the relative violins
The Regular Violin
Before I start to describe The Relative Violins of Jon Rose, it is beneficial to hear some extracts from his contribution to the art of improvisation on the standard instrument, whether it be traditional violin genre, his use of scordatura, or his high velcocity free form solos.
As Rose says "An all round improviser on the violin should be able to invent a new solo line for a classical violin concerto, peform lounge music, or play a counterpoint to an industrial digging machine, but above all engage with the digital age in which we find ourselves. "
1. The 19-string violin
Begun as a violin on a frame, this instrument is bolted to a tripod and amplified in stereo, with strings going over, through, and around it much like a violin caught in a spider's web. In a perpetual state of experimentation, strings were added--old cello strings, guitar strings, piano wire, any string or wire to hand. Rose stopped adding strings after the total reached 19. How did he know to stop there?
"In the same way that an abstract expressionist knows when a painting is cooked. I started with the idea of making the violin self-supporting. By putting it on a frame, my hands were freed up from any instrument support role, so I could move all over and around the instrument."
Fringe Benefits CD - Entropy 006: Disc One, Track 2.
2. The half-size megaphone violin
This instrument has a cheap amplifier built into it plus an FM (frequency modulated) microphone. Apart from having on board amplification, it also can function as a mini radio station.
"Because of the microphone's cheapness, it broadcast on 30 or 40 different frequencies. People listening to any station on FM within a range of about a hundred meters were terrorised by it. It was mobile and noisy, a sort of low-decibel Jimi Hendrix sound when amplified."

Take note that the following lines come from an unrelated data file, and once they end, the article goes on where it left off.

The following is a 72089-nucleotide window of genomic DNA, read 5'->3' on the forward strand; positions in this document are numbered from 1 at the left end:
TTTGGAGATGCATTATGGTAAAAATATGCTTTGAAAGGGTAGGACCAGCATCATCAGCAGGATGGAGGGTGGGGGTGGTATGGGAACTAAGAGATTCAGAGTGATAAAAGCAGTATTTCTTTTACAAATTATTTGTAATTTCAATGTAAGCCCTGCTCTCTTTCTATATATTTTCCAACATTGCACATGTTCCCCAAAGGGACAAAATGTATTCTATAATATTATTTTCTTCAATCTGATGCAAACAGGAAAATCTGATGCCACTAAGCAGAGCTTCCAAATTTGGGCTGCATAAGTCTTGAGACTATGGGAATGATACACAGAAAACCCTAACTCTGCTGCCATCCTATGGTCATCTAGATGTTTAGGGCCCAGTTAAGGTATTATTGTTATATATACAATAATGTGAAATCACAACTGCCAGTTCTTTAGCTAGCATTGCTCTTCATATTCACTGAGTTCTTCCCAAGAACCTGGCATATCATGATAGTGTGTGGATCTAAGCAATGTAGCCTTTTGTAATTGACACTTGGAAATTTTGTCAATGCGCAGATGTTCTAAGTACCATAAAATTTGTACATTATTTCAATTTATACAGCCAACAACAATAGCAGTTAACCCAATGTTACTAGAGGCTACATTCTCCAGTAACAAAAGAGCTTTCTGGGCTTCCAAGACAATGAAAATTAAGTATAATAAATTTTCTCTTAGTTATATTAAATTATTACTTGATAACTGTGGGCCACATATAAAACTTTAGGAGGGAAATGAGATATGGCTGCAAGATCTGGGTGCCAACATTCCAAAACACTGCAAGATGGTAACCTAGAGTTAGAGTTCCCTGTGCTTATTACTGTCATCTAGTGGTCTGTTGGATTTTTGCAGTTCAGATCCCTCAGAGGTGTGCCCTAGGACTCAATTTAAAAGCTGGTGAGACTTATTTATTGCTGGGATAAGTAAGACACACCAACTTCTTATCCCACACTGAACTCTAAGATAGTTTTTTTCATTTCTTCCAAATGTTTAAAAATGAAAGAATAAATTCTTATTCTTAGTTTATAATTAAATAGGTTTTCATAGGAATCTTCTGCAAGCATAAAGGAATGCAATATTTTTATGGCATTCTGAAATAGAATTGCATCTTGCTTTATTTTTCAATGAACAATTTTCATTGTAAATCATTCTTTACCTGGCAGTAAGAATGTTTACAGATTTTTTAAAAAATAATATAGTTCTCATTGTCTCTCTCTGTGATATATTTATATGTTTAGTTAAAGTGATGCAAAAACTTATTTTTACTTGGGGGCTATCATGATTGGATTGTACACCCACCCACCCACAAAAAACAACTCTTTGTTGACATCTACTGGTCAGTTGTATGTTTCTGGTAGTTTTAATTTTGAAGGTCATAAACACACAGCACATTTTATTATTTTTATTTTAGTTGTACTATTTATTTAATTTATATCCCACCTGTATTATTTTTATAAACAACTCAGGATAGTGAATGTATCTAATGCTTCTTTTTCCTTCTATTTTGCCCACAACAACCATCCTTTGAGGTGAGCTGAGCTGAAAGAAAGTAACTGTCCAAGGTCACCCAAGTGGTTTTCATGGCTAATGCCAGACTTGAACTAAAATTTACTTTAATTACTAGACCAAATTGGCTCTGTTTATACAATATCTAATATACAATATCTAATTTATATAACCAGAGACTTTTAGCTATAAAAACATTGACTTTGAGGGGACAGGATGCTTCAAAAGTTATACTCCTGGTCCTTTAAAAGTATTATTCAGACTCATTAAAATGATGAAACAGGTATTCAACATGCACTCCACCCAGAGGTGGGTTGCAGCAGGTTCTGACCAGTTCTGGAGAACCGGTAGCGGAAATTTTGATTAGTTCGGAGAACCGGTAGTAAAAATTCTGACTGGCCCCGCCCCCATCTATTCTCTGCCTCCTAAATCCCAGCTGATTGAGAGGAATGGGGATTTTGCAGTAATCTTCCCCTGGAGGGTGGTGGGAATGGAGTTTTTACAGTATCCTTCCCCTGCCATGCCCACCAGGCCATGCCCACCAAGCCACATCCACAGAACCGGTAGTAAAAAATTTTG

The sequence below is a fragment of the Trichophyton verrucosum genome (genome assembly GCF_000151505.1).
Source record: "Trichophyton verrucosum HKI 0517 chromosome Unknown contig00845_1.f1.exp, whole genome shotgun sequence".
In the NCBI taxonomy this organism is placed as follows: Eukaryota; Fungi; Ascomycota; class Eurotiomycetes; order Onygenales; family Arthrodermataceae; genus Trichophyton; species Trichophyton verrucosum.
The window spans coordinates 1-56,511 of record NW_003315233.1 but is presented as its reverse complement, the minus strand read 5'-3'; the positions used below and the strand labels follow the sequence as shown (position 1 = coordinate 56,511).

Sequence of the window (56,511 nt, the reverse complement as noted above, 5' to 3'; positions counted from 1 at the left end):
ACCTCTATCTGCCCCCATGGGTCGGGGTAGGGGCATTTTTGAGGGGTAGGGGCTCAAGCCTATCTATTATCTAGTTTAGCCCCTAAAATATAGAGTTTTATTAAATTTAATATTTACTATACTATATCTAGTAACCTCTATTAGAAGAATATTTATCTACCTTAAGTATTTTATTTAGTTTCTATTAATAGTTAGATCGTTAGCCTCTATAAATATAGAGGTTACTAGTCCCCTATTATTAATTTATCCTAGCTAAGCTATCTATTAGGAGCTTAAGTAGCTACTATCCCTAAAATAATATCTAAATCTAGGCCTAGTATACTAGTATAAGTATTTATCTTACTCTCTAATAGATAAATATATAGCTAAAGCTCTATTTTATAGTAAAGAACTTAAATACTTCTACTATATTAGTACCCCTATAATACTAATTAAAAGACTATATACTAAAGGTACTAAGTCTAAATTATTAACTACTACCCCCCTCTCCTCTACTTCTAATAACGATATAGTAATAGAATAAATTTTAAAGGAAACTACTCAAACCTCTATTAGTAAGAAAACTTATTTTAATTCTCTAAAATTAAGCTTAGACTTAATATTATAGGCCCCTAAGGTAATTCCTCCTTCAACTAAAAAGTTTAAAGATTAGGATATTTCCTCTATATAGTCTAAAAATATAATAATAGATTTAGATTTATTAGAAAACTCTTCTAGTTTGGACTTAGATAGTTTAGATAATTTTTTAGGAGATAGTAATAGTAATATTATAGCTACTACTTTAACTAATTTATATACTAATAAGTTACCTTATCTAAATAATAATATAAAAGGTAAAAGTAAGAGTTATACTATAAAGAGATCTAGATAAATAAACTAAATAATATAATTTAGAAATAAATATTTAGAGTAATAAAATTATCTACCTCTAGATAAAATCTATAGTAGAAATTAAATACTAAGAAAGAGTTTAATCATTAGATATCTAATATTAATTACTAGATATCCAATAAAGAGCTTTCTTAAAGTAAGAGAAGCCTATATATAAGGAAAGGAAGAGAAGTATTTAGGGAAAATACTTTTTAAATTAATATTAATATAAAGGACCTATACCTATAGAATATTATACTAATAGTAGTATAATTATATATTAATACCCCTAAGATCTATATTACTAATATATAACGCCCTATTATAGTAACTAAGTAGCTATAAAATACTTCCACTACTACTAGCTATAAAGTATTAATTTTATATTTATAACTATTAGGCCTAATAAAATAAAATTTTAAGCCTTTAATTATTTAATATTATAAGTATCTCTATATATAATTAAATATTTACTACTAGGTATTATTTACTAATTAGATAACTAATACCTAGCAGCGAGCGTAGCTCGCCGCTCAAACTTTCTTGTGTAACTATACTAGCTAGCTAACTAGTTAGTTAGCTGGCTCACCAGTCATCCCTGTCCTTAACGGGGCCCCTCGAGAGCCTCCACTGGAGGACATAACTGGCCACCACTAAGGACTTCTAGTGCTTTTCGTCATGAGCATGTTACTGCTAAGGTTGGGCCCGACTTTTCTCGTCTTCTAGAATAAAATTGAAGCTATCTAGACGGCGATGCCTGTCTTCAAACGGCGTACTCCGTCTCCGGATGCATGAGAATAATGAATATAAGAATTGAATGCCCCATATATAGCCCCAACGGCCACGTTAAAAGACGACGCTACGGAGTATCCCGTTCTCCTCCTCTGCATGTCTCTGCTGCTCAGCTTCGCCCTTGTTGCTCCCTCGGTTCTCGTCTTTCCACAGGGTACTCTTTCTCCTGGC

Fringe Benefits CD - Entropy 006: Disc One, Track 20.
3. The aeolian violin
A sail on this violin catches the wind and excites the eight strings, making them sound. Pitch modulation is effected by continual use of the tuning pegs. It has twin necks, the second neck attached to the base of the instrument.
"The strings have to be excited in just the right way, requiring technique quite different from bowing. If the strings are tensioned too tight, they just stop; there is little room for maneuver. The sail has to be somewhat slack and it's difficult to get it all working, but when the wind conditions are right, it sounds great. Another option on windless days was to use a vacuum cleaner with an exhaust function. I had Mount Kosciusko in The Snowy Mountains in my sights as a performance venue. Nowadays, the experimental musician has 'e-bows' which work magnetically, doing the same trick as the wind but with much less messing around."
Fringe Benefits CD - Entropy 006: Disc Two, Track 12.
4. The tromba-mariner
In its medieval incarnation, the tromba-mariner consisted of a long sound box with one string and a bridge, one foot of which rested on the belly and one foot inside the instrument, making a buzzing sound. One played it with harmonics only, leading listeners to mistake for a trumpet played under water, hence its name. The Rose tromba-mariner was attached to the side of a boat, with six sympathetic strings. The main playing string was a double bass A string.
"I used a metal drainpipe, an excellent resonator. The sound was transformed depending on how much water filled the tube. Contrary to scientific opinion, there is a sonic difference to the pipe being half full as opposed to half empty. The locals used to think I had some weird, state-of-the-art gizmo that attracted the fish. While out playing on the river, I would often become aware of fishermen's boats closing in, hoping to profit from my mysterious aquatic machine."
Fringe Benefits CD - Entropy 006: Disc One, Track 12; Disc One, Track 30.
5. The double piston, triple neck wheeling violin
Modified from the "elbow violin," this instrument works with a similar piston mechanism as a steam engine. Two bows are attached to the pistons, and as the wheel goes round, it pushes the bows up and down in an arpeggiating movement. The violin has three necks, two in the main playing part, with a bridge dividing down the middle, and a third with five resonating strings. A vital environmental consideration on the music was the condition of the road. Small bumps gave rise to interesting spiccato affects.